We have two tags for and , whose primary purpose seems to be to denote a type of thing. I'm not really sure what the intended use of these is, but what they are being used for is all over the map.

Online-resources had been used for all of the following (I've cleaned most of it up):

  1. As a synonym of . This was easy to fix.
  2. Along with a system tag, because someone was looking for some reference that they thought was online instead of in a book. This has been very inconsistently applied, and doesn't really add anything even when it is applied (almost never is the person trying to say "I won't accept the answer if it comes from a book).
  3. Someone is looking for something online. Sometimes something has its own tag, like . Sometimes it doesn't. The tag for something seems to be the only useful one here, unless online-resources is meant to mean "collection of unrelated stuff that happens to be online". Far as I can tell, that doesn't actually happen.
  4. As a catch-all for otherwise unrelated things that happen online, but may or may not belong in or .

Similarly, books has been used:

  1. Where can I find old books? (These have been closed when they pop up.)
  2. Along with a system tag, because someone was looking for some reference that they thought was in a book and can't remember which one it is. Once again very inconsistently applied, and once again I've never seen any case where a person would reject an answer if it came from an online source instead.
  3. Comparing specific versions of a book for changes.
  4. Questions like "What benefit does owning physical books have?".

You'll note that #2 on both lists are basically the same thing, the only difference is where the person asking the question thinks the thing they're looking for is. Given that the person in pretty much every case is just looking for the answer and doesn't actually care if its in a book or online, that's largely pointless. It's also very inconsistently applied, making the tag not reliable for that purpose.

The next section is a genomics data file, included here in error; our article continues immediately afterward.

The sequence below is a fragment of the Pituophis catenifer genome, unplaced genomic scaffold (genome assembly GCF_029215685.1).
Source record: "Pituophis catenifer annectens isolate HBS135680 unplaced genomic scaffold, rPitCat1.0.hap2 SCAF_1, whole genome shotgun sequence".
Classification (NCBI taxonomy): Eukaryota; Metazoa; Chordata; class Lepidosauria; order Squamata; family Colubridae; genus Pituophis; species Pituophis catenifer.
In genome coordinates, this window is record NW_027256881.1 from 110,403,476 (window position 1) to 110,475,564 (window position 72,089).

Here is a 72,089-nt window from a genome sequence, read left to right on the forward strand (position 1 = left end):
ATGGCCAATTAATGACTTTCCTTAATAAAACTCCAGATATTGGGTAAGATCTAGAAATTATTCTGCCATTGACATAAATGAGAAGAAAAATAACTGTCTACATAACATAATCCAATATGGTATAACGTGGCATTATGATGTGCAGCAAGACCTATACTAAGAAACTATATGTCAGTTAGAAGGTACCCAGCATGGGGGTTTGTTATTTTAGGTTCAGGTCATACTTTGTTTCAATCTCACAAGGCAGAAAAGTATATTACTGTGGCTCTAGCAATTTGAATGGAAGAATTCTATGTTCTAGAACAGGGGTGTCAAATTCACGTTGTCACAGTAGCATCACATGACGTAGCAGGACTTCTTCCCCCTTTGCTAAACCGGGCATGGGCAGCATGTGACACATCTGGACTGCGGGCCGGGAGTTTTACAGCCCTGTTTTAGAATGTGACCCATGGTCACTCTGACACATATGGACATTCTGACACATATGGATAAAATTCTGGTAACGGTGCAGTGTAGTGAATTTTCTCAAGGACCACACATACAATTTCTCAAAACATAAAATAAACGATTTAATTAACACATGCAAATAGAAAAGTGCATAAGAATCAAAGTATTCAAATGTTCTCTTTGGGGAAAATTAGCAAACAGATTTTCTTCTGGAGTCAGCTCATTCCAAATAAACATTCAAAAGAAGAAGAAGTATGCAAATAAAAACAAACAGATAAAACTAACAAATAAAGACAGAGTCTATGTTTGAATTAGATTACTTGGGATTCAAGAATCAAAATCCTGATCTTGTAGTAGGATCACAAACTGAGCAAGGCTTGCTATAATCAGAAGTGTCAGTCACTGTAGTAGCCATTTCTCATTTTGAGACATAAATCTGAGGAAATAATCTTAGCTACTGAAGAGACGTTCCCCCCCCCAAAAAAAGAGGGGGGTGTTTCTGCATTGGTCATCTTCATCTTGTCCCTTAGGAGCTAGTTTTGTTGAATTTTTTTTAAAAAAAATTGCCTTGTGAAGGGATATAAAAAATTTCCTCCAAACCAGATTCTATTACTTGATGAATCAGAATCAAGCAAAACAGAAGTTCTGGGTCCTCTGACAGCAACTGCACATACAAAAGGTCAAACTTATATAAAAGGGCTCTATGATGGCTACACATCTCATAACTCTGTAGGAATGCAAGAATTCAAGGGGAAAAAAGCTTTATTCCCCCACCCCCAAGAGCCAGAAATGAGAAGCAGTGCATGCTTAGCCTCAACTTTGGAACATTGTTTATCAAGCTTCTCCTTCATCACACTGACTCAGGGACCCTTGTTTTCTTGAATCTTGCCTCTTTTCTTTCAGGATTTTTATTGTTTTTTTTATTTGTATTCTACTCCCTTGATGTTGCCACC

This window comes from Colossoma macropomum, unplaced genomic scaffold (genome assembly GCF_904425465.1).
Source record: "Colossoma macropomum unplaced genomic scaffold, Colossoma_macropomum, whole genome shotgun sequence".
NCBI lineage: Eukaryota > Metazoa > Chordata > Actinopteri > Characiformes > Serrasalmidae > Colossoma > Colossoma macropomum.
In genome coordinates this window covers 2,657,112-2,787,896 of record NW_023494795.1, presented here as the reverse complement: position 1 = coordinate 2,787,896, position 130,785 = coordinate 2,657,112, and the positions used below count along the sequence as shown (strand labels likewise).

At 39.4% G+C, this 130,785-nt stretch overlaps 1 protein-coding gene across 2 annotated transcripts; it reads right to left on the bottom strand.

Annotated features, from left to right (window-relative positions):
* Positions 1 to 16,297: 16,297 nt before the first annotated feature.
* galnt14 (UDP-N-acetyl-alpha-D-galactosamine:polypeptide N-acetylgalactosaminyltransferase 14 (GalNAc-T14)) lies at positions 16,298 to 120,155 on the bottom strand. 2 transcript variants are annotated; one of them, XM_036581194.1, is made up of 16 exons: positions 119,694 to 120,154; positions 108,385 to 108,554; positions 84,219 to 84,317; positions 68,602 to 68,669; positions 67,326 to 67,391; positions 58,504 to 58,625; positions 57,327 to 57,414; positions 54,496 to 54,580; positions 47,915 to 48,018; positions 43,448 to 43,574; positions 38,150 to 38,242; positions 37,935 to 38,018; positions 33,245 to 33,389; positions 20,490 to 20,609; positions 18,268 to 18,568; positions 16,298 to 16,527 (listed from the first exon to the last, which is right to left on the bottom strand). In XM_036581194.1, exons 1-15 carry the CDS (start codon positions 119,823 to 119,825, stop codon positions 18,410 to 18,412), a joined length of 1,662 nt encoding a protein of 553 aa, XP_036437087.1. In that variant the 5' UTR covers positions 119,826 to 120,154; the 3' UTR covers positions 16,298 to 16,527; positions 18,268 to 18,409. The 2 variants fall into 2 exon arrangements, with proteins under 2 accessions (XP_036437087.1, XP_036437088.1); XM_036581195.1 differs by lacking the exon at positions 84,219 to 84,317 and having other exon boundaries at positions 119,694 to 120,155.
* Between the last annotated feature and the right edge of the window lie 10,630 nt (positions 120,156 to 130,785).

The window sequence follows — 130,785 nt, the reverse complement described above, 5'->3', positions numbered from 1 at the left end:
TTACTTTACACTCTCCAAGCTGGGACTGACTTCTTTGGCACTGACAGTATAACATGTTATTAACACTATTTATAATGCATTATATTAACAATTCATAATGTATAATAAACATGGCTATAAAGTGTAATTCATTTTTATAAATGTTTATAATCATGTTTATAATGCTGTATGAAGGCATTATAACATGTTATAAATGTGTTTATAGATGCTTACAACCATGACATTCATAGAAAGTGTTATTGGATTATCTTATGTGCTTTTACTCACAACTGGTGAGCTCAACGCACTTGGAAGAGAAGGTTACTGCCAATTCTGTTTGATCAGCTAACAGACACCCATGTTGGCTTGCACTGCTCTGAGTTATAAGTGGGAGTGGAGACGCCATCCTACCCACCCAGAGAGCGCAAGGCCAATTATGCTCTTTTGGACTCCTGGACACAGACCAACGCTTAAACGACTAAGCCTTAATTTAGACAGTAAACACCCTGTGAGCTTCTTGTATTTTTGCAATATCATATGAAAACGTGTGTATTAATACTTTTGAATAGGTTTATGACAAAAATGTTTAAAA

In general, I don't think either of these tags is doing a whole lot that's useful. They're overly broad, generally inconsistently used, and don't really add any kind of useful organization. There's a couple of cases where we have nothing better, but that should be a matter of creating tags to more accurately reflect what's being asked, rather than saying "this thing is about something that happens to be online, so it gets an online tag."

Kind of a huge amount of the answers on the site rely on things that are either online or in a book, and most of them are not tagged with either of those things. in particular is a really useless distinction, as it's a collection that has nothing in common except the Internet is involved somehow.


  • \$\begingroup\$ This would have been good to ask before removing the tags from a few dozen questions. Should the consensus turn out to be that removal is not warranted, that's a lot of work to undo. \$\endgroup\$ Apr 16, 2014 at 19:05
  • \$\begingroup\$ @SevenSidedDie Yeah, I realize that. Will be something I'll have to fix if that's the case. \$\endgroup\$
    – Tridus
    Apr 16, 2014 at 19:11

2 Answers 2


I think they are useful enough that people are using them... If something's a pure synonym that's fine, or a pure meta tag then spending effort to wipe it out is merited. But beyond that, the tagging system is emergent for a reason - unless there is a very, very clear case against a tag then we shouldn't expend effort on it. I would think personally that people looking for a bunch of online D&D resources might well use the tag. That is a "thing," beyond just being art or random generators, as proven by blogrolls everywhere.


No, but...

If we remove it because Tools is already covering this area then we need to expand and improve wiki entry and description blurb.

The only immediate rebuttal that came to mind was D&D Insider and Tools related questions but we already have a specific tag for that which has effectively stolen the fire/thunder from the online-resources tag (all 7 questions).


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